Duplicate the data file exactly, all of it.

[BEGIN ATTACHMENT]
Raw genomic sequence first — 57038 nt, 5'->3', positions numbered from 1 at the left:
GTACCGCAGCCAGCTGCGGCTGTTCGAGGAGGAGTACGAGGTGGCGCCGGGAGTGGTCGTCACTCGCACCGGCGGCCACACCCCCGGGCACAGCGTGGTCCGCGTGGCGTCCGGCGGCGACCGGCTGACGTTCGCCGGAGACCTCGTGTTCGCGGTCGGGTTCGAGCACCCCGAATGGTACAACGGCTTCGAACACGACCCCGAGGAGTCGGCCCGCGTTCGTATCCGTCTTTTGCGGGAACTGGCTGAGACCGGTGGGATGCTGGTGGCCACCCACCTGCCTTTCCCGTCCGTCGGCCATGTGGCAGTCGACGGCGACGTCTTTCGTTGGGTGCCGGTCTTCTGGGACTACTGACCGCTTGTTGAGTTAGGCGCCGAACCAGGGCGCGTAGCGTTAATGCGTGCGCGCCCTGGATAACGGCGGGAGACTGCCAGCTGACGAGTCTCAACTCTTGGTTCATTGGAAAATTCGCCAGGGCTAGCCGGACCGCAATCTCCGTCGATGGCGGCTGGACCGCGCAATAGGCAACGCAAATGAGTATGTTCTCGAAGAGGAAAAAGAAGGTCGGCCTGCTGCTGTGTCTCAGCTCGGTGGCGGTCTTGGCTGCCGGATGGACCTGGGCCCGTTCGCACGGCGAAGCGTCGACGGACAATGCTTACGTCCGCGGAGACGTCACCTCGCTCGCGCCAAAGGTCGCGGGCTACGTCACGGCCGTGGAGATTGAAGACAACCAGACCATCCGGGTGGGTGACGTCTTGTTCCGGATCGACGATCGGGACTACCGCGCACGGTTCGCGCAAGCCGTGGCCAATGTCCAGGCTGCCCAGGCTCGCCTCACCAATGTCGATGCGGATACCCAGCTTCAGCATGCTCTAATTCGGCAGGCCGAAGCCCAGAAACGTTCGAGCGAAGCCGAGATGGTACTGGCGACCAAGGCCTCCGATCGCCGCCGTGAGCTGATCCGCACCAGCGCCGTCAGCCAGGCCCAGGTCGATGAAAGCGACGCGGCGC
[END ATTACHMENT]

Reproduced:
Raw genomic sequence first — 57038 nt, 5'->3', positions numbered from 1 at the left:
GTACCGCAGCCAGCTGCGGCTGTTCGAGGAGGAGTACGAGGTGGCGCCGGGAGTGGTCGTCACTCGCACCGGCGGCCACACCCCCGGGCACAGCGTGGTCCGCGTGGCGTCCGGCGGCGACCGGCTGACGTTCGCCGGAGACCTCGTGTTCGCGGTCGGGTTCGAGCACCCCGAATGGTACAACGGCTTCGAACACGACCCCGAGGAGTCGGCCCGCGTTCGTATCCGTCTTTTGCGGGAACTGGCTGAGACCGGTGGGATGCTGGTGGCCACCCACCTGCCTTTCCCGTCCGTCGGCCATGTGGCAGTCGACGGCGACGTCTTTCGTTGGGTGCCGGTCTTCTGGGACTACTGACCGCTTGTTGAGTTAGGCGCCGAACCAGGGCGCGTAGCGTTAATGCGTGCGCGCCCTGGATAACGGCGGGAGACTGCCAGCTGACGAGTCTCAACTCTTGGTTCATTGGAAAATTCGCCAGGGCTAGCCGGACCGCAATCTCCGTCGATGGCGGCTGGACCGCGCAATAGGCAACGCAAATGAGTATGTTCTCGAAGAGGAAAAAGAAGGTCGGCCTGCTGCTGTGTCTCAGCTCGGTGGCGGTCTTGGCTGCCGGATGGACCTGGGCCCGTTCGCACGGCGAAGCGTCGACGGACAATGCTTACGTCCGCGGAGACGTCACCTCGCTCGCGCCAAAGGTCGCGGGCTACGTCACGGCCGTGGAGATTGAAGACAACCAGACCATCCGGGTGGGTGACGTCTTGTTCCGGATCGACGATCGGGACTACCGCGCACGGTTCGCGCAAGCCGTGGCCAATGTCCAGGCTGCCCAGGCTCGCCTCACCAATGTCGATGCGGATACCCAGCTTCAGCATGCTCTAATTCGGCAGGCCGAAGCCCAGAAACGTTCGAGCGAAGCCGAGATGGTACTGGCGACCAAGGCCTCCGATCGCCGCCGTGAGCTGATCCGCACCAGCGCCGTCAGCCAGGCCCAGGTCGATGAAAGCGACGCGGCGC